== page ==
For those who remain worried, the best way to thoroughly get rid of germs in your drinking water is to boil it (or leave it at near boiling temperature for a long period of time, for example using an electric airpot).
Another option is to filter cysts out of your drinking water with a 0.5 micron or better carbon water filter.
Of course, if you live in a neo-Luddite community or own a personal water well (I know of someone who owns a vacation lodge with his own personal lake) your water supply will not be chlorinated and you will need a better grade of filter.
Instead of point-of-use drinking water filtration, you may need to install a whole house water filter system. A reverse osmosis home water filter is the best, if you can afford it, but a carbon home water filter system (rated for 0.5 micron or better) will also work.
Some salesmen will try to sell you home water filtration systems using UV to kill germs. Some of them will even tell you that public water treatment plants use these same technology.
The problem is that they are omitting some important facts. UV deactivates the genes that allow most germs to reproduce. They do not kill germs.
They also work poorly if your water supply is turbid and filled with sediment (the UV light needs to pass through clear water). Water treatment plants that use UV still chlorinate water.
4. Worries about fertilizers and organic chemical contaminants like pesticides and herbicides
If you draw your drinking water from a well or lake, and you know that there is sometimes contamination from the farms in your area, you may need to install a carbon or RO (reverse osmosis) home water filter.
Both types of home water filtration systems are good at removing organic chemicals (both modern pesticides and herbicides are made from oil).
Unfortunately, to filter out fertilizer from your drinking water, you need to use reverse osmosis. Most modern fertilizers contain large amounts of nitrites and nitrates, which carbon-based water treatment systems cannot remove on their own.
An alternative is to add an appropriate resin ion exchange system to the carbon water filtration system. This ion exchange unit needs to be rated to remove nitrites and nitrates.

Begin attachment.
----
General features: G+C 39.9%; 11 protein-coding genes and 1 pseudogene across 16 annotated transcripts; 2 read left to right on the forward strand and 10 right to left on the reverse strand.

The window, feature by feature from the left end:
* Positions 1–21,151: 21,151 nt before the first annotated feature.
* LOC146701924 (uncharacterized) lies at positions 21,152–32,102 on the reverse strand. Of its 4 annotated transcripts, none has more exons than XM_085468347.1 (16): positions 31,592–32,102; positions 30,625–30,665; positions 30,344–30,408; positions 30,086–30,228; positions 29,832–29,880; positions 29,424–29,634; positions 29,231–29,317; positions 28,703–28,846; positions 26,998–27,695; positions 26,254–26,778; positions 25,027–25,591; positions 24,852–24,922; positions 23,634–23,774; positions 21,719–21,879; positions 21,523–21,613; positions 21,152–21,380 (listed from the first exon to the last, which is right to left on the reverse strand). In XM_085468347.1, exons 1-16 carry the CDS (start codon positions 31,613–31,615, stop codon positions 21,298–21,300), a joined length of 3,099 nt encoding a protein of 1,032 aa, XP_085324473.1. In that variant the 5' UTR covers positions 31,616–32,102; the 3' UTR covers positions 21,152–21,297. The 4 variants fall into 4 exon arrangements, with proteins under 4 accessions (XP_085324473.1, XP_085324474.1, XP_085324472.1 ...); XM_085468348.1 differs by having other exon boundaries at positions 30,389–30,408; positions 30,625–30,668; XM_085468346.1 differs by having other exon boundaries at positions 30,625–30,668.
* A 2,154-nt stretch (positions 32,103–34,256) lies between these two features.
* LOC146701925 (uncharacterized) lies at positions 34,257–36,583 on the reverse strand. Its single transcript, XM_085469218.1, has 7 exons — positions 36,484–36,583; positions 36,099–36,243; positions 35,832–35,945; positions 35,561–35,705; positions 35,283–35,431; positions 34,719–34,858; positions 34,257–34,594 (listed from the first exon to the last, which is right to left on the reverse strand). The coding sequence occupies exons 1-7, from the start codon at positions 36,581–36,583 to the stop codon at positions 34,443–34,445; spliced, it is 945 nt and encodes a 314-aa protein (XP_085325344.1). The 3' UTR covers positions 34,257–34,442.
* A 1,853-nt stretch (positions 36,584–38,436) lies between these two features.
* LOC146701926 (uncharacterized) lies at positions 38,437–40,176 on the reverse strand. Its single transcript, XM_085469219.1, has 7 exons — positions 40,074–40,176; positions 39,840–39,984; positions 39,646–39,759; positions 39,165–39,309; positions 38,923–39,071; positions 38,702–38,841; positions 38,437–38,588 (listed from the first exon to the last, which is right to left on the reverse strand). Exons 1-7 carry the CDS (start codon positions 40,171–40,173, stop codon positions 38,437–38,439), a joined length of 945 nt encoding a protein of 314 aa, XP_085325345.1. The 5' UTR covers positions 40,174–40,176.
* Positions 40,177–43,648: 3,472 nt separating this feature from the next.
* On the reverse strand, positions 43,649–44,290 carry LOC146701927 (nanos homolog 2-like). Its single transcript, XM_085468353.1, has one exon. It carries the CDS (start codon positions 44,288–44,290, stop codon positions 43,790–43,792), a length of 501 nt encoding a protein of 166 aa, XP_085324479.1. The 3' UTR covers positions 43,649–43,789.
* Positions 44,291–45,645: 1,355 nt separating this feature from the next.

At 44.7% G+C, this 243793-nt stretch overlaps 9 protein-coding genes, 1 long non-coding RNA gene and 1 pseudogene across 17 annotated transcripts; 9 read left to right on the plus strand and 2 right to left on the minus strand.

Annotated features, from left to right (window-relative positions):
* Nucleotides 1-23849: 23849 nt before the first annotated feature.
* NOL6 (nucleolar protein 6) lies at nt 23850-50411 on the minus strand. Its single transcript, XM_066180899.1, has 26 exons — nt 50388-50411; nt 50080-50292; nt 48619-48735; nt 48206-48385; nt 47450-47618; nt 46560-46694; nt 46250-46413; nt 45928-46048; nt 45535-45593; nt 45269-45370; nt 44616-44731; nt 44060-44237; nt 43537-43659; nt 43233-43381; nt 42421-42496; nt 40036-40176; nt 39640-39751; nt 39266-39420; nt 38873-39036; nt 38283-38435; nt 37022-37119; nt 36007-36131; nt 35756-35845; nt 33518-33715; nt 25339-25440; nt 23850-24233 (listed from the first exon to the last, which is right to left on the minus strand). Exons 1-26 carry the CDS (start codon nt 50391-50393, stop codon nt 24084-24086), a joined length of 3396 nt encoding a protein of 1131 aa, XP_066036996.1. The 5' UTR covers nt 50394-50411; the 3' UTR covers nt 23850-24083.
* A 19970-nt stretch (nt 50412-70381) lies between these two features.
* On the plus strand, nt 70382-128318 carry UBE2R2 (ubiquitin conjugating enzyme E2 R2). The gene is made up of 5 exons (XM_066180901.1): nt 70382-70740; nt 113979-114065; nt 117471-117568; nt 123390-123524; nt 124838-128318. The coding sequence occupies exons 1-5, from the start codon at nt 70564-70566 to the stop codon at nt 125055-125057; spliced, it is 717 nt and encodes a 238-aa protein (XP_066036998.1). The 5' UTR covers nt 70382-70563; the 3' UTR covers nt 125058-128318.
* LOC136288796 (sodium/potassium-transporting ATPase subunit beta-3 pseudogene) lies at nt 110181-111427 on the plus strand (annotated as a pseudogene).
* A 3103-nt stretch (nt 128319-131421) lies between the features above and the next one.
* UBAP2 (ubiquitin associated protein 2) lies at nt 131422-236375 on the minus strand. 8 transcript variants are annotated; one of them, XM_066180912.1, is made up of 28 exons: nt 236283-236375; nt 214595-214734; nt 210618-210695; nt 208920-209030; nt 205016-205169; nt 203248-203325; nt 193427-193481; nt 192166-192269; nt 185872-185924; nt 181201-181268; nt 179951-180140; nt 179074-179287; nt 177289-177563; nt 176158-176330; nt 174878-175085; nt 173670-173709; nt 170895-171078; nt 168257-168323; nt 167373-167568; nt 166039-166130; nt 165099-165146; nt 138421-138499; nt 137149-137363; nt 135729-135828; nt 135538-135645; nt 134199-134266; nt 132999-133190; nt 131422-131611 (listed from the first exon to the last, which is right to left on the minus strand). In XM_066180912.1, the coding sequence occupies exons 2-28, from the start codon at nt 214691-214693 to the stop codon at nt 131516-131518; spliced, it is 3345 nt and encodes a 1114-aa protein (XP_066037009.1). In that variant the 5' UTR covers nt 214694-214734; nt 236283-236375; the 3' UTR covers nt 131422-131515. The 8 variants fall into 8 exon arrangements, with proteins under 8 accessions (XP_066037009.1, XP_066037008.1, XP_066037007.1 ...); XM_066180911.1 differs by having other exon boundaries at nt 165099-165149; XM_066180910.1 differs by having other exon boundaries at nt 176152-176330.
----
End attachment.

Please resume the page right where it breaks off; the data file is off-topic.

5. Heavy metal contamination
Some people live in houses which still have lead, copper, brass or bronze plumbing. Others get their drinking water from reservoirs which may become contaminated from nearby oil drilling, mining, industry, power generation or smelting operations nearby (where nearby can be more than 1000 miles with the right wind blowing).
In theory, your water company should remove all of this nasty stuff for you … but accidents happen … and sometimes big businesses like to cut corners …
When you do not know what heavy metal may get into your drinking water, reverse osmosis home water filters are your best choice.
Unfortunately, carbon home water filters just cannot get rid of heavy metals on their own. Of course, if you really cannot afford an RO filter system, you will just have to play the odds.
In the industrialized world, the most dangerous heavy metals (and the most likely to be present as contaminants) are lead and mercury.
If you add a resin ion exchange system rated to remove these two heavy metals to your carbon home water filtration system, you should be safe from the most serious and likely dangers.
6. Consider your budget
When choosing home water filters, remember the three main costs of ownership:
- The cost of buying and installing the water filter unit
- The cost of replacing the water filter cartridges
- The cost of operating the home water filter (for reverse osmosis filtration systems). Remember that they are not 100% efficient. For example, typical RO home water filters only produce 5 to 15 gallons of water out of every 100 gallons. They waste the remaining 85 to 95 gallons of water. Most carbon water filtration systems do not have the same problem since they work using a different design.
7. Consider your water pressure/water flow rate
The higher the quality of your home water filters, the higher the water pressure needed for it to work properly. The higher the quality of your home waters, the slower they produce clean water.
If your home has low water pressure, certain types of home water filtration systems may not work (e.g. RO or multi-stage carbon filters with 0.5 micron ratings).
If you live in an industrialized nation, you probably do not need to use any home water filters. However, some people do have valid reasons for getting a home water filter.
When evaluating which home water filtration system to buy, remember the seven main factors above.